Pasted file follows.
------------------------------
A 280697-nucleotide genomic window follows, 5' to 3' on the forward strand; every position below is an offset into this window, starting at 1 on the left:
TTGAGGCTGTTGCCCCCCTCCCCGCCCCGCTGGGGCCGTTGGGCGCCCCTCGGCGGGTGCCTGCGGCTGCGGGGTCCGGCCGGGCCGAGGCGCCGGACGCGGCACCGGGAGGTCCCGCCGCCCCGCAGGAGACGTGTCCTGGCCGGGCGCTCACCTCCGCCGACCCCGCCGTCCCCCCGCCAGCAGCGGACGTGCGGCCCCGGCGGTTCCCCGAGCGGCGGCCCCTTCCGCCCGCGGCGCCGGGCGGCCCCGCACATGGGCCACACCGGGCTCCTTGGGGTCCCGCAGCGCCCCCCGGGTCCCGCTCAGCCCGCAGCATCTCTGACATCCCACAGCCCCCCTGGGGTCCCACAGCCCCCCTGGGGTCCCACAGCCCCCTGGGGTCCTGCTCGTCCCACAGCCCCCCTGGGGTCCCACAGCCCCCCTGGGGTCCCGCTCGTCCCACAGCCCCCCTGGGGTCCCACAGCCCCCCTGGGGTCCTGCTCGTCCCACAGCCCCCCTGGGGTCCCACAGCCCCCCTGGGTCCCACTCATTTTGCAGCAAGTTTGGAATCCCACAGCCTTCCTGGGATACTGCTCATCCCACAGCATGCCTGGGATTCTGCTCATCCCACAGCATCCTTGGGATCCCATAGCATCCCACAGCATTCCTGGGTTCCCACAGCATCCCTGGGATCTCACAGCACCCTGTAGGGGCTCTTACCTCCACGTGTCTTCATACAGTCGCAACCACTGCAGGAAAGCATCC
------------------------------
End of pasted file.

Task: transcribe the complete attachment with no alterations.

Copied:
A 280697-nucleotide genomic window follows, 5' to 3' on the forward strand; every position below is an offset into this window, starting at 1 on the left:
TTGAGGCTGTTGCCCCCCTCCCCGCCCCGCTGGGGCCGTTGGGCGCCCCTCGGCGGGTGCCTGCGGCTGCGGGGTCCGGCCGGGCCGAGGCGCCGGACGCGGCACCGGGAGGTCCCGCCGCCCCGCAGGAGACGTGTCCTGGCCGGGCGCTCACCTCCGCCGACCCCGCCGTCCCCCCGCCAGCAGCGGACGTGCGGCCCCGGCGGTTCCCCGAGCGGCGGCCCCTTCCGCCCGCGGCGCCGGGCGGCCCCGCACATGGGCCACACCGGGCTCCTTGGGGTCCCGCAGCGCCCCCCGGGTCCCGCTCAGCCCGCAGCATCTCTGACATCCCACAGCCCCCCTGGGGTCCCACAGCCCCCCTGGGGTCCCACAGCCCCCTGGGGTCCTGCTCGTCCCACAGCCCCCCTGGGGTCCCACAGCCCCCCTGGGGTCCCGCTCGTCCCACAGCCCCCCTGGGGTCCCACAGCCCCCCTGGGGTCCTGCTCGTCCCACAGCCCCCCTGGGGTCCCACAGCCCCCCTGGGTCCCACTCATTTTGCAGCAAGTTTGGAATCCCACAGCCTTCCTGGGATACTGCTCATCCCACAGCATGCCTGGGATTCTGCTCATCCCACAGCATCCTTGGGATCCCATAGCATCCCACAGCATTCCTGGGTTCCCACAGCATCCCTGGGATCTCACAGCACCCTGTAGGGGCTCTTACCTCCACGTGTCTTCATACAGTCGCAACCACTGCAGGAAAGCATCC